Politics In The Doctor's Office?

Politics In The Doctor's Office?

Shirley Rish of Mesa, Ariz., met with an orthopedic specialist earlier this month hoping for relief from some pain in her wrist. Instead, she received an unwanted dose of politics.

"Well, we're in a box, because I can't give you a cortisone shot, because of the valley fever," the specialist said, according to Rish, who had recently recovered from valley fever. "Your valley fever doctor would not be happy with me. But we're lucky we're not in the Obama box, because if we were, I couldn't treat you because you're over 70."

"I could not believe my ears," Rish said in an interview with the Huffington Post. She took what the doctor said to be a version of the false "death panel" propaganda spread by opponents of health care reform. She told him she disagreed. "I'm 74, but I'm not stupid," she said.

The orthopedist, Dr. Ralph V. Wilson, did not return calls left with his assistant. Annette Procknow, practice administrator of the orthopedic office where he works, said she wouldn't comment, citing doctor-patient confidentiality. But she didn't shy away from talking about health care reform.

"It's a very emotional situation for lots of people, and here in Arizona we have so many senior patients, and it's also a big thing to our physicians who are trying to treat patients," Procknow said. "The number of Canadian patients we see in our office during the winter time for joint replacements is incredible, because they can't get it done in Canada with their socialistic medicine... People are only hearing certain things that are coming out from Obama, and our physicians know that."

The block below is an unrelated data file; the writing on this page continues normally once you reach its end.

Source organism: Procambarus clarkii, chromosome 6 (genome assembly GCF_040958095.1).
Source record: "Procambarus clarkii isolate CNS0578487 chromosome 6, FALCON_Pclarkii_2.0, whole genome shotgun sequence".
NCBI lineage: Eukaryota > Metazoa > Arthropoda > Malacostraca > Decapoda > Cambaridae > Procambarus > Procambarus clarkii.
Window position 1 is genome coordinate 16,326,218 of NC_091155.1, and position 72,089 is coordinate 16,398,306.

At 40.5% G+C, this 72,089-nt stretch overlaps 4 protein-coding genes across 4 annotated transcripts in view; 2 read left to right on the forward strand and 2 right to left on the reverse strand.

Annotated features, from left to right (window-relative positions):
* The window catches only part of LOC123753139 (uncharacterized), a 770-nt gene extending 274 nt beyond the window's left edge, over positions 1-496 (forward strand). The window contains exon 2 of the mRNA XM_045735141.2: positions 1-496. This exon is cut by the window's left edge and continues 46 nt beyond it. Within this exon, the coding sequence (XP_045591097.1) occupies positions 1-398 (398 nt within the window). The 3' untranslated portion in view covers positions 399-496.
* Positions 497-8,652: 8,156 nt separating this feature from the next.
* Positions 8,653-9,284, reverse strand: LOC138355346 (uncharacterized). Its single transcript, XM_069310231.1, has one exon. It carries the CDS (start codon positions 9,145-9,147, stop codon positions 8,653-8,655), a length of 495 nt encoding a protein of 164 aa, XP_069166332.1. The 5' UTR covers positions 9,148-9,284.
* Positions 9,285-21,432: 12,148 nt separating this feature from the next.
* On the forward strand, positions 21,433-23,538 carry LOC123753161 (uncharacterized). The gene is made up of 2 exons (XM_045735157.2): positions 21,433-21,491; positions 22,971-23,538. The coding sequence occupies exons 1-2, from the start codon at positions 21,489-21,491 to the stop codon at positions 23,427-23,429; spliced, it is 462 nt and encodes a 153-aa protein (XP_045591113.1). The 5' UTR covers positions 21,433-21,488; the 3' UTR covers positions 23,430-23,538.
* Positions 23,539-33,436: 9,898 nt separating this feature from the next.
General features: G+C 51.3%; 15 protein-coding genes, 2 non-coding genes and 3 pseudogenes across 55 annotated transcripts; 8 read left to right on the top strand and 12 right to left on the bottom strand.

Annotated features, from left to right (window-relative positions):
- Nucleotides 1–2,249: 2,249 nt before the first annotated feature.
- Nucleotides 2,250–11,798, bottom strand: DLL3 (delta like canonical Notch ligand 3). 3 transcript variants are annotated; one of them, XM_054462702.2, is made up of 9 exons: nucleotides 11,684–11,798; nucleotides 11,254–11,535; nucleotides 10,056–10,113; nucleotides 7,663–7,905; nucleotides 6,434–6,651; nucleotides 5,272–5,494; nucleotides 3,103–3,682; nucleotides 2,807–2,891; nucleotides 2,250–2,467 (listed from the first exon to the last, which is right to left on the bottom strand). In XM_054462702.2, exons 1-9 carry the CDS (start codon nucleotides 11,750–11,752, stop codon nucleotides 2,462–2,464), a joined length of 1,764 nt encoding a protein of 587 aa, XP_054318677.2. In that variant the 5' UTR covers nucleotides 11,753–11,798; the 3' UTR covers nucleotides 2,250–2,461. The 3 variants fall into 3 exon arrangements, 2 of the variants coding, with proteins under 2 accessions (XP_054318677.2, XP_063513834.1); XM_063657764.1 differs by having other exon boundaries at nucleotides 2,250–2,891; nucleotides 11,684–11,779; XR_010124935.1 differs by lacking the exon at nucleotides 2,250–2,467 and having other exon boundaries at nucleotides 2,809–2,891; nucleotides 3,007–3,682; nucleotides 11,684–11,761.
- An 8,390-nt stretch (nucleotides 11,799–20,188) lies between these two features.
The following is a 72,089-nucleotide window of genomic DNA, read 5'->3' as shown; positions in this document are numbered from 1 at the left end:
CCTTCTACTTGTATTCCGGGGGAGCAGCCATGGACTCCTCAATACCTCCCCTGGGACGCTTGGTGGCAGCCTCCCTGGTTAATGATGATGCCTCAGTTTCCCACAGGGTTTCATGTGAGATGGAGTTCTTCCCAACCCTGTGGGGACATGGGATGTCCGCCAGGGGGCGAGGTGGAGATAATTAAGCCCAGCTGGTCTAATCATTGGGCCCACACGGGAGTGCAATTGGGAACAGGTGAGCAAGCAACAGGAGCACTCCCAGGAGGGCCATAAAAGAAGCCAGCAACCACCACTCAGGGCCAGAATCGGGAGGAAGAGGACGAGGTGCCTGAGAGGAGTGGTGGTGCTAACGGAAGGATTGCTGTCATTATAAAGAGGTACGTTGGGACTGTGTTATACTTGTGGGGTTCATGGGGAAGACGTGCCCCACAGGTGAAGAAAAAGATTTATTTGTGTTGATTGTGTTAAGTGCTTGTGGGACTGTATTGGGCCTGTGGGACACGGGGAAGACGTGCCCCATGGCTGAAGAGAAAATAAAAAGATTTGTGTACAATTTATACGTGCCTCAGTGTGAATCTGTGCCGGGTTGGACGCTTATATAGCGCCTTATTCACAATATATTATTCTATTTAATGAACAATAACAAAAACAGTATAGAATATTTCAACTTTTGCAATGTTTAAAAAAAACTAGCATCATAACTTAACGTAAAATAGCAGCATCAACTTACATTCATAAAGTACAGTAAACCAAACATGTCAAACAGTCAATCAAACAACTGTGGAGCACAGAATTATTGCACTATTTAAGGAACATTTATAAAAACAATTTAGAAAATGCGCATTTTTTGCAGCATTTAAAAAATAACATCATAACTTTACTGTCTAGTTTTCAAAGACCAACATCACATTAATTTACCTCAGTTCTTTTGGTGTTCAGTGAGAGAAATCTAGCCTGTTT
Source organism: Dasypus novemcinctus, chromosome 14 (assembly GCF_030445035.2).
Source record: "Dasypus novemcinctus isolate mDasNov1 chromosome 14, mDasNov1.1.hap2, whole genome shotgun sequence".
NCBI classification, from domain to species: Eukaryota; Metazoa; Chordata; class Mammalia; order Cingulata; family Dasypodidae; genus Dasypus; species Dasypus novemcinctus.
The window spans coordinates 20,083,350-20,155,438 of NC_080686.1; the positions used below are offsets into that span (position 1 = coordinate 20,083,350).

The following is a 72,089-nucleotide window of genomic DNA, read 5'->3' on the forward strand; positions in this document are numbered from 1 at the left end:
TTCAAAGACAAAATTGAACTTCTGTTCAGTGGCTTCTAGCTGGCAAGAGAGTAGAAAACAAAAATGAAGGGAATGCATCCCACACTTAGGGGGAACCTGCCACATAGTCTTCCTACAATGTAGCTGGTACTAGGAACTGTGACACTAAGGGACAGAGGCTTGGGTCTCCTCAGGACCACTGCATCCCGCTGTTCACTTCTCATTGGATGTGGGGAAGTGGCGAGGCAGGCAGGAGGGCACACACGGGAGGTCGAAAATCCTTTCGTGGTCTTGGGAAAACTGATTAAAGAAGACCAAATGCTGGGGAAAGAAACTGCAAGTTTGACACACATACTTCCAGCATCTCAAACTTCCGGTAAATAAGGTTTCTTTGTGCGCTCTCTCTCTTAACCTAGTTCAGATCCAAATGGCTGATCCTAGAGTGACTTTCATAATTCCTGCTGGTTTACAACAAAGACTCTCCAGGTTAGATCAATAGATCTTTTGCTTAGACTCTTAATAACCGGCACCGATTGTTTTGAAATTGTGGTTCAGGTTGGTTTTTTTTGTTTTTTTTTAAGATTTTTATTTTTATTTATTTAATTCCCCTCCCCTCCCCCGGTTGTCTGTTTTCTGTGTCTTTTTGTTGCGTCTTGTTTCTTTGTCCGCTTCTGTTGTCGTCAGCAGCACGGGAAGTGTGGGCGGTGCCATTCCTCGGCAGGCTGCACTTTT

HuffPost readers: Have you talked politics with your doctor? Has your doc spoken negatively or positively about health care reform? Tell us about it! Email arthur@huffingtonpost.com.

American Medical Association policy says physicians have a responsibility to keep themselves informed and "to work for the reform of, and to press for the proper administration of, laws that are related to health care." And they should tell their patients:

"It is natural that in fulfilling these political responsibilities, physicians will express their views to patients or their families," the policy says. "However, communications by telephone or other modalities with patients and their families about political matters must be conducted with the utmost sensitivity to patients' vulnerability and desire for privacy. Conversations about political matters are not appropriate at times when patients or families are emotionally pressured by significant medical circumstances. Physicians are best able to judge both the intrusiveness of the discussion and the patient's level of comfort. In general, when conversation with the patient or family concerning social, civic, or recreational matters is acceptable, discussion of items of political import may be appropriate."

Arthur Caplan, director of the Center for Bioethics at the University of Pennsylvania, said the AMA's policy is too generous.

"Doctors can be political, but they have to keep it in the waiting room. It should not ever be in the clinical setting. You've gotta keep it informational," he said. "The patients are vulnerable because they want to please the doctor... You don't want to irritate your doctor when you're in your little half-naked nightgown and you try to find out if the doctor will see you again about your defibrillating heart."

Rish, a retiree and a widow who volunteered for both the Kerry and Obama campaigns, sent her physician an angry letter.

"I am extremely well informed, and I know that you are one of those peddling lies that are preventing much needed health care reform," the letter said. "I believe that your comment was intended to intimidate and frighten an elderly patient. I don't doubt that you make that kind of comment to all of your elderly patients. Your comment was unethical and immoral. Those opposing health care reform are motivated by greed, ignorance, or stupidity. I have to assume that in your case, it's not ignorance or stupidity.

"I was terribly upset when I left your office. Please stop perpetuating those kinds of lies."

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